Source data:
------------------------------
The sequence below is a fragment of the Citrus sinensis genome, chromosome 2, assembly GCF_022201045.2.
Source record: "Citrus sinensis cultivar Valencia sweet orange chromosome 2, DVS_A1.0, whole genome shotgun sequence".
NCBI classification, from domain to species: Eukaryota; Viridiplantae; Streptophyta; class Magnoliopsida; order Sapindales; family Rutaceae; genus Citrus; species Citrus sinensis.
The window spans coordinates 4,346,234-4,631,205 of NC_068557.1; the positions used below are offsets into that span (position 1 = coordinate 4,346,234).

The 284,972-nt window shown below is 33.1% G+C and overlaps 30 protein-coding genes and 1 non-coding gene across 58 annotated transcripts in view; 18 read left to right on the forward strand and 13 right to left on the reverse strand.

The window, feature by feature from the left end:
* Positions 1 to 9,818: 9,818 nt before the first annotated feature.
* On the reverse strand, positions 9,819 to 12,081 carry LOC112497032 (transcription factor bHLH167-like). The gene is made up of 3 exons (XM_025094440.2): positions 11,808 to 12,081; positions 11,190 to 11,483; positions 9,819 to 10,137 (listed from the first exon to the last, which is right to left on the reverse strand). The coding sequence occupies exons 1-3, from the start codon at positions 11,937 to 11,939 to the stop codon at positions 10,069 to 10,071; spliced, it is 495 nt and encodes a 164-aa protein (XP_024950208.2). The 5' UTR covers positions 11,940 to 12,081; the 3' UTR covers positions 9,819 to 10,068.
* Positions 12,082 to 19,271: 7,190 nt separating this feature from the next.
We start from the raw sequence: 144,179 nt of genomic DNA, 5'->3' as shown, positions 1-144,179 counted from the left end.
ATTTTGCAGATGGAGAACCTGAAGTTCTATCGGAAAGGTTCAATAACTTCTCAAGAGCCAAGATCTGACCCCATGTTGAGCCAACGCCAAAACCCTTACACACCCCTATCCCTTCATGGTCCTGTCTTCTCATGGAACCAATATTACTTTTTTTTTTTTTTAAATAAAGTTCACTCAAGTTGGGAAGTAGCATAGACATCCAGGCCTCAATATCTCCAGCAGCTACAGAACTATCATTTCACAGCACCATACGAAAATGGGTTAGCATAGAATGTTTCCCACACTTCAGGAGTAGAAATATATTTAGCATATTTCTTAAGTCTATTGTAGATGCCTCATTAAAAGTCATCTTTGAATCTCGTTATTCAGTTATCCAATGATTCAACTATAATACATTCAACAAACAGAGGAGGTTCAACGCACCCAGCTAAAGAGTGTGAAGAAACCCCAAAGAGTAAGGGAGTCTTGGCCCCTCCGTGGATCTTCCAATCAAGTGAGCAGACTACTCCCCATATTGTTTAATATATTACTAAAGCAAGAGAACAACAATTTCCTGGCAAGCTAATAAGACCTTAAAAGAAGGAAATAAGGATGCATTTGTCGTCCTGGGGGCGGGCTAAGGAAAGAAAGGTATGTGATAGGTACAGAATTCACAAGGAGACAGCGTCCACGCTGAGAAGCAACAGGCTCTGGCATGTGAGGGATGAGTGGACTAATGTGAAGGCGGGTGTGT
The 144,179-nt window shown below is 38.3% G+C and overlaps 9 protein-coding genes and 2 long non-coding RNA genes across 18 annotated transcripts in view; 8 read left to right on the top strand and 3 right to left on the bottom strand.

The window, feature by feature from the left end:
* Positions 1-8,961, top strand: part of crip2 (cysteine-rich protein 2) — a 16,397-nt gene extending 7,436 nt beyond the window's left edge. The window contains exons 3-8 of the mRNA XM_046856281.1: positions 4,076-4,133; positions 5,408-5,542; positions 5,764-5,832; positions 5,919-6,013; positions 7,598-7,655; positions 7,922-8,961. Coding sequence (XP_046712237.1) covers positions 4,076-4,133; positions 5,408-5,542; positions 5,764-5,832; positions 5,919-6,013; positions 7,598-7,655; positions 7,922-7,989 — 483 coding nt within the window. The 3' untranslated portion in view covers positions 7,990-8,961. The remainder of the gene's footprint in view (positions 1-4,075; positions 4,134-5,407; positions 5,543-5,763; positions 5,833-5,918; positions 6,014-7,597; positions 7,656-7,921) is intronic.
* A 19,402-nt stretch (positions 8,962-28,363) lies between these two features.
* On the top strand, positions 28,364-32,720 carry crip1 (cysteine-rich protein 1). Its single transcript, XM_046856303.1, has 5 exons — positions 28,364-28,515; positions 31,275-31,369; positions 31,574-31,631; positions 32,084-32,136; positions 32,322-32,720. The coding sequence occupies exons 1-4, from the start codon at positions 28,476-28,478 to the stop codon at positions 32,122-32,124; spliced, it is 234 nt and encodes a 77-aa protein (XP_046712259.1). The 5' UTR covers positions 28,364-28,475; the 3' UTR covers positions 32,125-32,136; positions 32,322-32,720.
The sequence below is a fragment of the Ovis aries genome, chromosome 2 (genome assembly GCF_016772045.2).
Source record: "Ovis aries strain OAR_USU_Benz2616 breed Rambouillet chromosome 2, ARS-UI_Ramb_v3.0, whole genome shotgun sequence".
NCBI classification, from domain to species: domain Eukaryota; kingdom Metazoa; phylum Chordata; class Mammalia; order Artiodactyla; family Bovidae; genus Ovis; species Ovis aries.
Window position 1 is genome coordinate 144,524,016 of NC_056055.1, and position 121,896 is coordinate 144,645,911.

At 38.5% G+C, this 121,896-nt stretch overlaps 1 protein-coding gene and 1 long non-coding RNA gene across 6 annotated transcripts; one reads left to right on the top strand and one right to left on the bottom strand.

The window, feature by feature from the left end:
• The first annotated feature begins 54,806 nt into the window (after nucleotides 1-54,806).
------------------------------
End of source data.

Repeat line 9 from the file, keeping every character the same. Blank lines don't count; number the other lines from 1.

* Positions 12,082 to 19,271: 7,190 nt separating this feature from the next.